UC regents to vote on increasing tuition and student fees by $342

Los Angeles Times

The University of California is proposing to raise tuition and the student services fee for state residents by 2.7%, an increase of $342 to a total of $12,972 for the 2018-19 academic year.

Improving Community College Course Catalogs

Public Policy Institute of California

Before the start of a new semester, students at California’s community colleges must sift through hundreds of courses and decide which ones will help them make progress toward their college and career goals. However, course prerequisites and program requirements can be complicated, and staff and counseling centers aren’t always readily available to help students make informed decisions. Course catalogs are a widely available resource at all 114 California community colleges—and improving these catalogs could help students better navigate their way through college.



This amphibian – loved for its legs – threatens its California cousins

Sacramento Bee

American bullfrogs, native to the eastern United States, are hopping around Northern California ponds, gobbling up lizards, snakes, bats and birds – anything that fits in their mouths.

Editorial: The Climate Change Doomsday Just Got Canceled

Investor’s Business Daily

Environmentalism: A new study published in the prestigious journal Nature finds that all those global warming doomsday scenarios aren’t credible. Not that you would ever know based on how little coverage this study is getting. The study, published on Thursday, finds that if CO2 in the atmosphere doubled, global temperatures would climb at most by 3.4 degrees Celsius. That’s far below what the UN has been saying for decades, namely that temperatures would rise as much as 4.5 degrees, and possibly up to 6 degrees.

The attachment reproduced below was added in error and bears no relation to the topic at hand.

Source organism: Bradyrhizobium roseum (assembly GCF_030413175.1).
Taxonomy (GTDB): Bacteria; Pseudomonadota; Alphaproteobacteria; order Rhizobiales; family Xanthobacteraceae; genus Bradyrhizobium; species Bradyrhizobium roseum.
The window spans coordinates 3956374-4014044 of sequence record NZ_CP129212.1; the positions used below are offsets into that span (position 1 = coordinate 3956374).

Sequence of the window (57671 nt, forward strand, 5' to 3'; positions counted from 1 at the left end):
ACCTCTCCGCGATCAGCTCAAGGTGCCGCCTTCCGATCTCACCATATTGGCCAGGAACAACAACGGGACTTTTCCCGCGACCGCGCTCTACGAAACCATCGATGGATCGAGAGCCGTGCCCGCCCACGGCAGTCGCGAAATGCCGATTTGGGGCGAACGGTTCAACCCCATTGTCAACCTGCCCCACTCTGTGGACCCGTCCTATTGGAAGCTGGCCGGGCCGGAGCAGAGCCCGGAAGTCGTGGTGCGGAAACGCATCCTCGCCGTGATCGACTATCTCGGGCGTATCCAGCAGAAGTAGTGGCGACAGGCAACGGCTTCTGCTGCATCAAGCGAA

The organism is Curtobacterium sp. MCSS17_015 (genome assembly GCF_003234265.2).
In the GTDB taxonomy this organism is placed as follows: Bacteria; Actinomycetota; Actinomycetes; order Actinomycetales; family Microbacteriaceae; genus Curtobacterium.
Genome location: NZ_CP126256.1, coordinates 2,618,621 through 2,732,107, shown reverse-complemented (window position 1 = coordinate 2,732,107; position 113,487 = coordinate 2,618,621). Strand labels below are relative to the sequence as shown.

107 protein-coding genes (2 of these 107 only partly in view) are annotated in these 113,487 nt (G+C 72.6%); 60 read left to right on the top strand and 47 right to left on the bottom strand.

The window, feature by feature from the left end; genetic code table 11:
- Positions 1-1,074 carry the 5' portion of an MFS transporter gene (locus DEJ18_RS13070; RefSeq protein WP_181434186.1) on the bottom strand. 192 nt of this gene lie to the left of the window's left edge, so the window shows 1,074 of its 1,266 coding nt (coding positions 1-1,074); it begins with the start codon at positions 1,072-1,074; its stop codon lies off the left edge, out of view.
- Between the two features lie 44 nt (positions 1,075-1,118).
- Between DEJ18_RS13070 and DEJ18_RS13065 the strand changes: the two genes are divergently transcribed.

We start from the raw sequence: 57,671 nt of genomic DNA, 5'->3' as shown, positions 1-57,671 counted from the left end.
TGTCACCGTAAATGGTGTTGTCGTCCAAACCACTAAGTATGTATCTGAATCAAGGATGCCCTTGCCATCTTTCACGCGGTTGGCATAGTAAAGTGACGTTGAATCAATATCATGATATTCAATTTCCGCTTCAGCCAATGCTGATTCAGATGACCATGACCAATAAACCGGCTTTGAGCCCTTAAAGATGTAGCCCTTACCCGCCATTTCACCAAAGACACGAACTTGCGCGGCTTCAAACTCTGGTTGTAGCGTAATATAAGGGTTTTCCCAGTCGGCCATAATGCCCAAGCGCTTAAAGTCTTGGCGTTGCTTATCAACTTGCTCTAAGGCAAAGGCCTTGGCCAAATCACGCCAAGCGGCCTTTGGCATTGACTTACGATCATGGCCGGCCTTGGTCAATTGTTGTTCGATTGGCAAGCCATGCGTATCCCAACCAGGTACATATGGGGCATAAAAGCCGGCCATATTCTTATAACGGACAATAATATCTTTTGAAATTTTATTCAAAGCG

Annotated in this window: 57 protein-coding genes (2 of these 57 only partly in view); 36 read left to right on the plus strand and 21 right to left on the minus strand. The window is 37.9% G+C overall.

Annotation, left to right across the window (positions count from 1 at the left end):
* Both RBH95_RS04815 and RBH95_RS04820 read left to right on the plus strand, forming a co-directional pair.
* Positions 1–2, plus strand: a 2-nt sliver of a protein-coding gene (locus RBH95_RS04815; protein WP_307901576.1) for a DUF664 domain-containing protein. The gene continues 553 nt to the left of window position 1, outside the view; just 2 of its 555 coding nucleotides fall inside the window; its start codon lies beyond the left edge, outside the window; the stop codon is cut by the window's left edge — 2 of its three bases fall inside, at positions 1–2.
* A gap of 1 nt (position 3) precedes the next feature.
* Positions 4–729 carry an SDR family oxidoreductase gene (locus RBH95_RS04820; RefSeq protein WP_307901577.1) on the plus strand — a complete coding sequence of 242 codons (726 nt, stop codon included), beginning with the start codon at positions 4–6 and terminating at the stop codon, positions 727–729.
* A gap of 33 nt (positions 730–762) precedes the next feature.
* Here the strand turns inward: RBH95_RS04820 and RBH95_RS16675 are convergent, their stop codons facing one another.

Natural gas is energy’s new king — but how long will it reign? California may offer some clues

LA Times

King Coal has been kicked off the throne. Natural gas is now the nation’s leading source of electricity. It is abundant and cheap, which has not only crippled the coal industry but has also affected virtually every other source of power that makes up the energy grid.

CPUC’s latest order backing batteries spells more trouble for fossil-fuel power plants

Los Angeles Times

California, the state that helped birth the global boom in battery-toting electric vehicles, is trying to spark a similar transformation for utilities. And that spells trouble for power plants all across the U.S. that run on natural gas. The California Public Utilities Commission approved an order Thursday that will require PG&E Corp., the state’s biggest utility, to change the way it supplies power when demand peaks. Instead of relying on electricity from three gas-fired plants run by Calpine Corp., PG&E will have to use batteries or other non-fossil-fuel resources to keep the lights on in the most-populated U.S. state.

U.S. could become world’s biggest oil producer in 2018

CNN Money

The United States could soon be pumping more oil than any country on earth. The International Energy Agency said Friday that “explosive” increases in U.S. oil output would push the country ahead of Saudi Arabia this year and put it in a position to challenge top producer Russia. “This year promises to be a record-setting one for the U.S.,” the IEA said. “Relentless growth should see the U.S. hit historic highs.”


Disease experts split on benefits of valley fever bills

Hanford Sentinel

Advocates for valley fever research give California Assemblyman Rudy Salas (D-Bakersfield) an “A” for effort for what they call the most robust legislative effort to address the disease in California history. But public health officials and disease experts are split on whether the remedies proposed by Salas will bring improvements.


E-Verify doesn’t prevent many companies from hiring undocumented workers

San Jose Mercury News

When federal agents raided dozens of 7-Eleven stores across the country earlier this month and arrested 21 workers suspected of being undocumented immigrants, U.S. Immigration and Customs Enforcement director Tom Homan declared that the highly publicized raids were meant to send a message to employers: “If you are found to be breaking the law, you will be held accountable.”

High anxiety for immigrants as Trump, California do battle over sweeps, sanctuary

Los Angeles Times